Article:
If the annotatable key is provided during configuration, you can turn on hand annotation with this method. Hand annotation will only be available with single documents, never with comparisons.
Turn off hand annotation using this method.
Create a new document with the specified signal. The result will be of type MAT.Annotation.AnnotatedDoc. See mat_core.js for how to interact with this object.
Render a single document to the DIV configured for the viewer. The doc can either be the result of newDocument() above, or a Javascript object in MAT-JSON format, or a JSON string in that format.
Render an alignment of multiple documents to the DIV configured for the viewer. See here for more details.
renderDocumentComparison(doc, details)
Render a comparison of multiple documents to the DIV configured for the viewer. See here for details.
Retrieve a document which has been displayed using renderSingleDocument(). You might want to use this method to retrieve the results of annotation, if you rendered the document using MAT-JSON instead of by creating a new document using the newDocument() method.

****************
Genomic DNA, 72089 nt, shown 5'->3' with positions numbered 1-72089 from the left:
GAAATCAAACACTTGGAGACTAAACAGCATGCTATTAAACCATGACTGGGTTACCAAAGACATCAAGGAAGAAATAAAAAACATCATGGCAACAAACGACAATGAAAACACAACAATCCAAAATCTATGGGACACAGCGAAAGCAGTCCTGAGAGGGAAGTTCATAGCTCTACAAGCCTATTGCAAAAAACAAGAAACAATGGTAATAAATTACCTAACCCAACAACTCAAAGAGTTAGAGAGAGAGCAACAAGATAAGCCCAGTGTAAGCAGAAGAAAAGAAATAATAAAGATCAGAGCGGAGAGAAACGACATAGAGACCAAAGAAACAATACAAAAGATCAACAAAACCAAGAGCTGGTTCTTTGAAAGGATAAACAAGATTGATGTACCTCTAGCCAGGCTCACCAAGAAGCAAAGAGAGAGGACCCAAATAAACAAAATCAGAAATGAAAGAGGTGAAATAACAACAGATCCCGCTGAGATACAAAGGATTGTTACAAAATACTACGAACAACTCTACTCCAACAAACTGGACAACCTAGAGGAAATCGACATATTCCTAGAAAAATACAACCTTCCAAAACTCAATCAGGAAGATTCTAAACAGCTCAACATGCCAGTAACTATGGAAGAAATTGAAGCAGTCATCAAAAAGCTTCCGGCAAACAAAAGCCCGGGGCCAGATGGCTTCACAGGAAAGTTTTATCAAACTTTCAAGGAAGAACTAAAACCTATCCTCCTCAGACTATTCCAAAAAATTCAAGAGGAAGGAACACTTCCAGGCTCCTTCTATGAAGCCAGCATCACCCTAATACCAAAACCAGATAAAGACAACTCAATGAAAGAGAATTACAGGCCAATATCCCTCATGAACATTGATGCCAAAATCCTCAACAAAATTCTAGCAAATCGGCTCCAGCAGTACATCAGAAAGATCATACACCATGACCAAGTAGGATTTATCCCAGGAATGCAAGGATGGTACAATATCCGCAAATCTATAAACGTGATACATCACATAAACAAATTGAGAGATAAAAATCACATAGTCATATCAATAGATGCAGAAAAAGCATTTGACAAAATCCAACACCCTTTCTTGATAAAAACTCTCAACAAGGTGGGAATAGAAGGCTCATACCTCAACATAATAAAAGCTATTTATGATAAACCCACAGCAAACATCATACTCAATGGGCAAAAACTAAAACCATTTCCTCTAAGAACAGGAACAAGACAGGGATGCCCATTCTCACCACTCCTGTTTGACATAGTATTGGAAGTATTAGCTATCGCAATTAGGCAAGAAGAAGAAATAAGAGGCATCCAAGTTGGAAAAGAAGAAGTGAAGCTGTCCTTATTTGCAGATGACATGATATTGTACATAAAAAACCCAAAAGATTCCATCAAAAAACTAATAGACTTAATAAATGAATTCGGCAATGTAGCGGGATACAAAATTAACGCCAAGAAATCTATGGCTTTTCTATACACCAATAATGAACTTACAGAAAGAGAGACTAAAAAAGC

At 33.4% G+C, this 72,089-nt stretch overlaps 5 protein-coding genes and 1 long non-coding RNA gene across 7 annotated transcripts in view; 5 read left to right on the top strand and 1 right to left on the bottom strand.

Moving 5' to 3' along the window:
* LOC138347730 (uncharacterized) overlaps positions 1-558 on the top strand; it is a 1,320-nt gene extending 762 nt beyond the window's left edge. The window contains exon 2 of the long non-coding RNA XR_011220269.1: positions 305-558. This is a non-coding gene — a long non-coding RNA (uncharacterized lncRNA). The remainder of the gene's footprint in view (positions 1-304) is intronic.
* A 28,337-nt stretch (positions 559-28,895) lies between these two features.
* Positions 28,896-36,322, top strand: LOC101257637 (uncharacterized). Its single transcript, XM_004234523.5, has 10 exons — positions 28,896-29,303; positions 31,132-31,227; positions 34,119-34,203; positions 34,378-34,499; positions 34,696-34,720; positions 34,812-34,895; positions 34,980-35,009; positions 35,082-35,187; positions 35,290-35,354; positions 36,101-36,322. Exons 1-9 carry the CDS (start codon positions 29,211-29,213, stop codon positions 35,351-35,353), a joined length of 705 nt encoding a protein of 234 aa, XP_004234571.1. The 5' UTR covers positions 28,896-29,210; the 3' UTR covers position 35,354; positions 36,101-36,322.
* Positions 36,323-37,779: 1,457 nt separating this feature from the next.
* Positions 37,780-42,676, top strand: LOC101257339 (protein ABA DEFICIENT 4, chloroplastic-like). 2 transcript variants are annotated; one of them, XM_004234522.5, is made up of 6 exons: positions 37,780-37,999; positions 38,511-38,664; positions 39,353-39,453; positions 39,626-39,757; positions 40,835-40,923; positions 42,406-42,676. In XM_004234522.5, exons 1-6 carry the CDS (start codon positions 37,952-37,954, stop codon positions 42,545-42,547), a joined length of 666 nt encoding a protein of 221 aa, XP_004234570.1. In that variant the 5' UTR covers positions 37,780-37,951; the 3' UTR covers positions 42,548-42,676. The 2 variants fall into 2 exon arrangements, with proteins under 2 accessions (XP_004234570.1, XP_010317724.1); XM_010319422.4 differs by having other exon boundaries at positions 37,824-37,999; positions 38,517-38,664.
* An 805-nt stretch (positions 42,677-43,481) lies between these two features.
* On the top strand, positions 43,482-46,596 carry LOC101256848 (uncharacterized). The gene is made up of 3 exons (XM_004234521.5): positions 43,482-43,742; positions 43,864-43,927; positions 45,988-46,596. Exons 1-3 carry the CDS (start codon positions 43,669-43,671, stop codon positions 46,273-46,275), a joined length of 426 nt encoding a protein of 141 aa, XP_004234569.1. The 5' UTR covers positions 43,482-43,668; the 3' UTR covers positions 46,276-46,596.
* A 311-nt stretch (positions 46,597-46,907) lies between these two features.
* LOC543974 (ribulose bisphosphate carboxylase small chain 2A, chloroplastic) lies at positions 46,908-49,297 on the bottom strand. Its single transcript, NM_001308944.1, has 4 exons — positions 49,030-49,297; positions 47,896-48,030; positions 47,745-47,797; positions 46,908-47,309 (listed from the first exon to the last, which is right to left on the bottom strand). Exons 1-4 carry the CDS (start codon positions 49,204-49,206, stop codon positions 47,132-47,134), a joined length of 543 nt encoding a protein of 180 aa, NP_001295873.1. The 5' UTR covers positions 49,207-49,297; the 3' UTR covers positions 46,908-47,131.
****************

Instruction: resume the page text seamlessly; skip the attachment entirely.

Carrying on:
styleAnnotation(annot, params)
Allows you to assign special styling to particular annotations. If properly configured, it returns an undo function, which can be combined with other functionality to style and unstyle annotations in order, for instance. See the source code for details.

Details: the tag table

The tag table is a list of annotations which will be recognized and displayed. It is a Javascript array of objects with the following keys and values:

a string
an annotation label in the MAT JSON document. Required.
an array of two-element arrays
if you want to associate a visible label with an annotation label plus some attribute-value pairs (e.g., if you want ENAMEX TYPE="PERSON" to show up as PERSON in your display), you can do this by specifying the attribute-value pairs here as an array of two-element arrays, e.g., [["TYPE", "PERSON"]], and then specifying the effectiveLabel key.
a string
see the description of attrs immediately above. The visible label for a combination of an annotation label plus some attribute-value pairs.
a string
a CSS specification for your label (e.g., "background-color: blue"). Required.

If you choose to display an annotation legend (see below), the elements in the legend will appear in the same order you listed them in the tag table. Remember, the CSS will apply to every subspan of the marked text, and the text may be divided into subspans if annotations overlap, so using left and right borders is not recommended.